So do all the lessons of winning at games apply to real life? No, they do not. But only a fool would walk away from competitive games without learning a wealth of life lessons. Games require training, practice, and discipline. Having a love for what you’re doing really does help you. Games teach you to remain calm under the most dire of circumstances, and to never give up until your very last breath of life is spent. They teach you to learn from your mistakes, rather than shift the blame to others, because that is the only real way to improve. They teach that continuous self-improvement over time is the only way to survive.
Competitive games are a means of expression as well. Players seem to have trouble approaching a game differently than they approach life in general. The way they take in information, the way they make decisions, the aspects they value, and the skills they excel at are usually similar inside and outside of the game. In fact, many people, myself included, have come to understand a lot more about who they really are through the way they end up expressing themselves in games. There are many forms of expression in the world, but one of the advantages of competitive games is that they force you to test your worldview against the worldviews of others. It’s easy to develop highly unpopular theories about life in general that you have no real way of testing, but competitive games force you to jump in, get dirty, and see how those ideas really stack up. If you are an unconventional genius, you will prove so beyond all doubt. If you are a confused quack, that too will be borne out, and you will have the opportunity to learn from others and change your ways.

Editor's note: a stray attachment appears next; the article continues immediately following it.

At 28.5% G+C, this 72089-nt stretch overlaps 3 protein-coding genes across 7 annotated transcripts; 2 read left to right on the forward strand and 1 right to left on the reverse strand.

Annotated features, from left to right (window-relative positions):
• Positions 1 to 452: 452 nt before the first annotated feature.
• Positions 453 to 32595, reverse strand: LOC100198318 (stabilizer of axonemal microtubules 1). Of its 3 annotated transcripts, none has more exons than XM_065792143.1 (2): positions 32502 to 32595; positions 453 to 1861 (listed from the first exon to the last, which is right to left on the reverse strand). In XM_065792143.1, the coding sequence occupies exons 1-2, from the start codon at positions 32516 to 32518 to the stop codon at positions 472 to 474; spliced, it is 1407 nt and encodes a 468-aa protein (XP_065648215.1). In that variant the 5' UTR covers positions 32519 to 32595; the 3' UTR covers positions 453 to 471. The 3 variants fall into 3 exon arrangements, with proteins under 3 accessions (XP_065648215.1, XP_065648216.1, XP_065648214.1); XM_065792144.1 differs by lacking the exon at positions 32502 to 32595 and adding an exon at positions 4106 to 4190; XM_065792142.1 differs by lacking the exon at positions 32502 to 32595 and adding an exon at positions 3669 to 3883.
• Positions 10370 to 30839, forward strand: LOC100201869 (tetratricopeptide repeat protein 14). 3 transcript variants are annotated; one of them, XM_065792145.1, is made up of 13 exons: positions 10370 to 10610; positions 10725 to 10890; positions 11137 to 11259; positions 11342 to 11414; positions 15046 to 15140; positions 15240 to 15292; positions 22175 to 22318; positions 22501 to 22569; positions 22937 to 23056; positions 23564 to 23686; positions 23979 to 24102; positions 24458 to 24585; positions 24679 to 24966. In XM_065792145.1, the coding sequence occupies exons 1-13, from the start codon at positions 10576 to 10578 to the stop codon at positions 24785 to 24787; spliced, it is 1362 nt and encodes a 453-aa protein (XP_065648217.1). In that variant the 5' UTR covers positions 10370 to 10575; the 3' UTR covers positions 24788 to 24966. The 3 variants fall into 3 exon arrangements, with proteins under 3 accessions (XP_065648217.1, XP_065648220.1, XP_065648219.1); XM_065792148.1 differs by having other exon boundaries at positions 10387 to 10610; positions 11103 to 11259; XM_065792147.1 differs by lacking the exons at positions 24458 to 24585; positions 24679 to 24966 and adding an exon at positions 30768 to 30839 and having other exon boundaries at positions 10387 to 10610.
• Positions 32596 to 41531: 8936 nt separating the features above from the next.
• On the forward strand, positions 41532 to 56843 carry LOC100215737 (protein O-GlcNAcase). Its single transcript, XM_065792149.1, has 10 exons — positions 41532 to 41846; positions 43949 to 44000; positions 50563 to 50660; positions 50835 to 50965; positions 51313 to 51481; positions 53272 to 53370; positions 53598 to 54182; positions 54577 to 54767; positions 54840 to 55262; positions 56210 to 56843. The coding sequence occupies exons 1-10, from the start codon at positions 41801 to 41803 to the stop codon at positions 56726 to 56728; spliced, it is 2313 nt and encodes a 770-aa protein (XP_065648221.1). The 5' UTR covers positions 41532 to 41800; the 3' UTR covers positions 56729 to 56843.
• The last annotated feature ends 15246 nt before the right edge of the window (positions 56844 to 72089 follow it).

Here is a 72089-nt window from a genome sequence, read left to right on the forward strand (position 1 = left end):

Furthermore, competitive games teach you to focus on results. You can define yourself to be a great player, but the community will define winners in terms of their ability to win. They care about results, and you should too. Everyone “could be” the best player if only they practiced more, if only they had the chance to play more, if only this or that. But none of that really matters when the gold medal is handed out. The gold medal goes to the person who gets the job done. That is great lesson for anyone who is involved in any business endeavor at all. The grand, unfinished product or project is of little value compared to the one that demonstrates results. The brilliant, half-finished book is of little value compared to the published one. The daydreams of a better life are not as valuable as getting out there and effecting real change in your life, and getting results.
So the application of Playing to Win to real life is not a simple, direct relationship. It may require some wisdom on your part to know which aspects of games are diametrically opposed to real life, and which ones are not. Those are decisions you’ll have to make for yourself. Should you choose to truly Play to Win, though, I would expect your path to be as difficult and fulfilling as almost any other worthwhile personal journey you might undertake.
Happy gaming, and make your own luck.